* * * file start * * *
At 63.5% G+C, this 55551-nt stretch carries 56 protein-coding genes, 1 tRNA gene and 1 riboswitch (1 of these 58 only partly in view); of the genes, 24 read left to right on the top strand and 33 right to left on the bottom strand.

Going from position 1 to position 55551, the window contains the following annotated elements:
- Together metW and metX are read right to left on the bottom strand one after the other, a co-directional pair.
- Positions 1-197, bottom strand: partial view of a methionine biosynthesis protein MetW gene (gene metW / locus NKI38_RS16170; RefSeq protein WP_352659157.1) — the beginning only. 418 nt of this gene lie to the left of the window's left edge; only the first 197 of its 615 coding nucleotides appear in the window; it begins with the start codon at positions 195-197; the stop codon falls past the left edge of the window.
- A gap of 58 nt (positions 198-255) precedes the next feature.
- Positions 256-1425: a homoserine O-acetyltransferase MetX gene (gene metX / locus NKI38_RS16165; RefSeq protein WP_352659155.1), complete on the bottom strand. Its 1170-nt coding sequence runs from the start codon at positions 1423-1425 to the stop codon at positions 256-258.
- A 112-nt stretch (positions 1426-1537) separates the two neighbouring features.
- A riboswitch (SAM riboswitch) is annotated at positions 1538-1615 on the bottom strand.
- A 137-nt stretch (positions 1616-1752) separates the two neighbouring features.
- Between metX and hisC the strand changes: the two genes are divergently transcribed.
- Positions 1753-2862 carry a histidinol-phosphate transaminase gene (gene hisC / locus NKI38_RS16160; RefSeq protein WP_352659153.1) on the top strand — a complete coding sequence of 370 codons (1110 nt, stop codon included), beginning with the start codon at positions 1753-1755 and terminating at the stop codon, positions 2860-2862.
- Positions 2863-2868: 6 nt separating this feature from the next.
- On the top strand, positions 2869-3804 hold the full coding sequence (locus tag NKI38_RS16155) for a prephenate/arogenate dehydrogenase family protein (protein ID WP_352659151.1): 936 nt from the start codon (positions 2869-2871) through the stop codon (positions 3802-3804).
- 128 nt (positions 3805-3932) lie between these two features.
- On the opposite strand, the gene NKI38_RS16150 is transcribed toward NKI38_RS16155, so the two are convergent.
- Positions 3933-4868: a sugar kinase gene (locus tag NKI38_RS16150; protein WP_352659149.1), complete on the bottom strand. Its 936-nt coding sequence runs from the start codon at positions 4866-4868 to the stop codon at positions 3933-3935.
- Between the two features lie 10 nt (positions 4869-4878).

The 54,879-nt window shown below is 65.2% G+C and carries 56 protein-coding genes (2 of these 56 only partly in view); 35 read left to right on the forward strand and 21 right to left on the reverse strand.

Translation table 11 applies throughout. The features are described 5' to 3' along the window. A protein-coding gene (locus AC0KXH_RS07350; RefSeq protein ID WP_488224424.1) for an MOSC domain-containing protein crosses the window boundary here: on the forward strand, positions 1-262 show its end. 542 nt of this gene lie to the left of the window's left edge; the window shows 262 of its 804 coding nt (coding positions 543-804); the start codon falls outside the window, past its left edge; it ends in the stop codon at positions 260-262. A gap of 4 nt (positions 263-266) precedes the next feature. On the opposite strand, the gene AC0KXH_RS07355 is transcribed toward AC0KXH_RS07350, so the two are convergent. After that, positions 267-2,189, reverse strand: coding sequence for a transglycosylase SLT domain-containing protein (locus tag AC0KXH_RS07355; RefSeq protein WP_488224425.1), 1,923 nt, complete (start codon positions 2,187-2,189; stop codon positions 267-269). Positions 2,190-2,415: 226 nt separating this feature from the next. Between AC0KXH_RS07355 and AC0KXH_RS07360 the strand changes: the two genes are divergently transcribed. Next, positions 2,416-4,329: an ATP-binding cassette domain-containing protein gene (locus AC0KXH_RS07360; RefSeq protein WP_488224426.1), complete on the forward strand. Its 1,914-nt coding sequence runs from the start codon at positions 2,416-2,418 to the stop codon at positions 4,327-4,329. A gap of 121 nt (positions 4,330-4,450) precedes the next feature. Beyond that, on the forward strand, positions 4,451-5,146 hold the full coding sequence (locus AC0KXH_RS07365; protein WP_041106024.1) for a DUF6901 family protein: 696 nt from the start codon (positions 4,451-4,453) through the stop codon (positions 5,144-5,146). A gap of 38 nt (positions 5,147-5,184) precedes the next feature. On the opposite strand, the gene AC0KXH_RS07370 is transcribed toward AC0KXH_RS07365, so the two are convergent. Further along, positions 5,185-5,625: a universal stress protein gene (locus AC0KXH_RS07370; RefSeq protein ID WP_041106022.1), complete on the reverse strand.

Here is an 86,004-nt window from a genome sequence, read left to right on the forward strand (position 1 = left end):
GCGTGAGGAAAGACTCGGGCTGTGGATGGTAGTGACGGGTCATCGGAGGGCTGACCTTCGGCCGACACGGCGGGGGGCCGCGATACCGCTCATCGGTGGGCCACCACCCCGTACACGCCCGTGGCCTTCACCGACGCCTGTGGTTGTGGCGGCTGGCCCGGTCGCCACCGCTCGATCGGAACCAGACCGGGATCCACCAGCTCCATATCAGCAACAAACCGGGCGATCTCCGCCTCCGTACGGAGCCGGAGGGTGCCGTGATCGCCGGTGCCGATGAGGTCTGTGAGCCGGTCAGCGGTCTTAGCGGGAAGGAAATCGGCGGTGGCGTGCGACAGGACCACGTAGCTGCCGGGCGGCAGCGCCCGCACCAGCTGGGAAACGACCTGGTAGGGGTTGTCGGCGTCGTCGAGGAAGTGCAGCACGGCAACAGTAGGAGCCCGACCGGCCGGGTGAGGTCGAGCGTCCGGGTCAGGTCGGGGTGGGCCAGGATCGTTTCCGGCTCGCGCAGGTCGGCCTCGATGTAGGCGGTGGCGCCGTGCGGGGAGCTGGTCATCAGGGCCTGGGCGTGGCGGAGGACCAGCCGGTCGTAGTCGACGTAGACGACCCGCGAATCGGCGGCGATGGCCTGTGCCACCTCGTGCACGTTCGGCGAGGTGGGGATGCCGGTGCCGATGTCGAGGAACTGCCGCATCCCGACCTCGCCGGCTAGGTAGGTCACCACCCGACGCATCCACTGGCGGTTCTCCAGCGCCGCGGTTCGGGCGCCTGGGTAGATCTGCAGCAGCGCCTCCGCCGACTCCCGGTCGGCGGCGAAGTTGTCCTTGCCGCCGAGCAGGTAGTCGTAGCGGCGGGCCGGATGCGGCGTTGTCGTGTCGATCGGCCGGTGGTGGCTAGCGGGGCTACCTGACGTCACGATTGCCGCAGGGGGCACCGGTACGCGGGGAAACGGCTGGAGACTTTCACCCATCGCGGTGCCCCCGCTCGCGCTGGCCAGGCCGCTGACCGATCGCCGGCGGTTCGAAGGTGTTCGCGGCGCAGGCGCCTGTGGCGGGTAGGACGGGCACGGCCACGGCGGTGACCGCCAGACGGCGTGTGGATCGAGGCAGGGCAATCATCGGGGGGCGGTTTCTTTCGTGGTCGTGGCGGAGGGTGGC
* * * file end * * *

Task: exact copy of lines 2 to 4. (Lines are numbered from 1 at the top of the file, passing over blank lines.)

Going from position 1 to position 55551, the window contains the following annotated elements:
- Together metW and metX are read right to left on the bottom strand one after the other, a co-directional pair.
- Positions 1-197, bottom strand: partial view of a methionine biosynthesis protein MetW gene (gene metW / locus NKI38_RS16170; RefSeq protein WP_352659157.1) — the beginning only. 418 nt of this gene lie to the left of the window's left edge; only the first 197 of its 615 coding nucleotides appear in the window; it begins with the start codon at positions 195-197; the stop codon falls past the left edge of the window.